If you have any lingering notion that British art isn’t riven to the core with ideas of class, consider Alfred Wallis. Because Alfred Wallis, in his lifetime and in the seventy years since his death, has been the most patronised man in the country.
Wallis was a Cornishman, a sailor by trade who, on leaving the sea, made his living as a rag and bone man. After his wife’s death when he was seventy years old, he did something that inspires an unlovely comic surprise in the middle class onlooker: he took up painting.
And darling, how sweetly, how humbly he went about it! Using enamel or household paint, he’d find and use spare bits of timber and cardboard for his canvases, and paint ships. What’s more – widen the eyes and whisper – his paintings are actually jolly good.
Isn’t that just the most…? and so it goes on. Of course, it’s all because there are certain places artists don’t come from, and backgrounds they don’t emerge from. Artists – trained at the Slade and St Martins – go to St Ives, for the light and the authenticity. They aren’t born there, they don’t grow up there. And if you must be a working class artist, then for heaven’s sake make sure that you come from a big city and make sure you get into the right circles at the earliest poss.
Wallis was painting for himself; for his own, inner reasons, and that, on top of everything else, sets the critics off. Because it wasn’t just that he didn’t accept the authority and standing of the art world of his day; it was that he showed no interest, of his own, in them at all. And yet his works were as close to genius as any you could point to in British painting’s twentieth century.
That he was a natural master of composition strikes the newcomer to his paintings straight away. The best, in that sense, of the century, the man who knew, as no one else seems to have done, how to place the elements within the frame so that they strike you, immediately, as having a correctness strong enough to convey a wordless meaning of its own.
But Wallis’s works also possess, without exception, a presence and an evocativeness that no other British painter of the era comes close to. His paintings occupy the room space with you. Like the Tate’s Rothkos, they make you constantly aware of them. For the time you remain in the room, you will be unable to take your attention entirely away from them, and when you leave the room, you’ll feel a drop in tension. Some would say that they feel alive.
At the same time, they are hugely about what they are about: shipping around the coast of Cornwall, and they are a better source of recall of something that was and is no longer real than moving film or photography.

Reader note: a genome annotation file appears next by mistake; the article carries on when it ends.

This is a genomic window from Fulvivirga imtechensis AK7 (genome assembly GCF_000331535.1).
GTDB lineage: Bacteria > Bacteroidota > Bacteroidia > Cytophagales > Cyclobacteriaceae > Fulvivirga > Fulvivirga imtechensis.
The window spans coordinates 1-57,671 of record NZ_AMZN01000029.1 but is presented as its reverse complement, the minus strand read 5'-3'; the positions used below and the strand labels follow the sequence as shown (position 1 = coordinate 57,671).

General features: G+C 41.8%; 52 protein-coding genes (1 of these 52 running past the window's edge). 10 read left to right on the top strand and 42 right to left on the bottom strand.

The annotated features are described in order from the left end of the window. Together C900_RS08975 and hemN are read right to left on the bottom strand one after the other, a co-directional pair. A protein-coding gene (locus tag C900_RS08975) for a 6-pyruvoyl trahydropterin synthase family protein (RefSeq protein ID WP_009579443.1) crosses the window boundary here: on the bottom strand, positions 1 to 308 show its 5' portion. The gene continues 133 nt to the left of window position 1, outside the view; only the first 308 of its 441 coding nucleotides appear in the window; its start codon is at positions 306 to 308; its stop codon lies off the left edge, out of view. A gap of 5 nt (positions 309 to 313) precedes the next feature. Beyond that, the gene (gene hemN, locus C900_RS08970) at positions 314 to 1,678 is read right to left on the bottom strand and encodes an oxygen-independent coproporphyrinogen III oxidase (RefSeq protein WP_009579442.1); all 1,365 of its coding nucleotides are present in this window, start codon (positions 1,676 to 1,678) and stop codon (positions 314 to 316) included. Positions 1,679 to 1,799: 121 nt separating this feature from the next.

What few records we have of Wallis’s thoughts indicate that he, although close to genius, didn’t see what he was doing as an expression of talent, but just as the thing he had to do, for his own reasons. He had no opinion on “where it came from” and I think this relates him closely to the bulk of artists who, questioned closely, admit that they have no idea, discipline aside, “where” the words, pictures or songs actually emanate from. Artists rarely have the experience that their real work emanates from the same place as their felt personality. Neither did Wallis.
To anyone who has ever retreated from an art shop in shock and despair at the price of paints, brushes and canvas, it can feel as if Wallis had no right to do what he did. Because he never seems to have considered the need for anything other than what he had at hand: he didn’t have the thought that he needed to go shopping before he could start. He didn’t think he needed practice or training or the right kind of mood, before he could start.
That’s not to do down people who have had those thoughts: these are actually pretty mountainous issues to get over if you have them. But it is a clue to something that might become apparent further down the line: it really is the work, not the outcome or result, that is paramount. It really is the doing of things.
There are no signs that Wallis “developed”, by the way. There is no Wallis juvenilia. Like the young woman who, in 1988, came second in the National Poetry Competition with her first poem, it seems all to have been there at the beginning. Robert Cumming wrote of Wallis that he “died unhappy, alone and disturbed”. He might not have been born into a British artist’s accepted background, but don’t let it be said that he didn’t die like one.
For more of Wallis’ work and life, click here to visit the superb Wallis Gallery.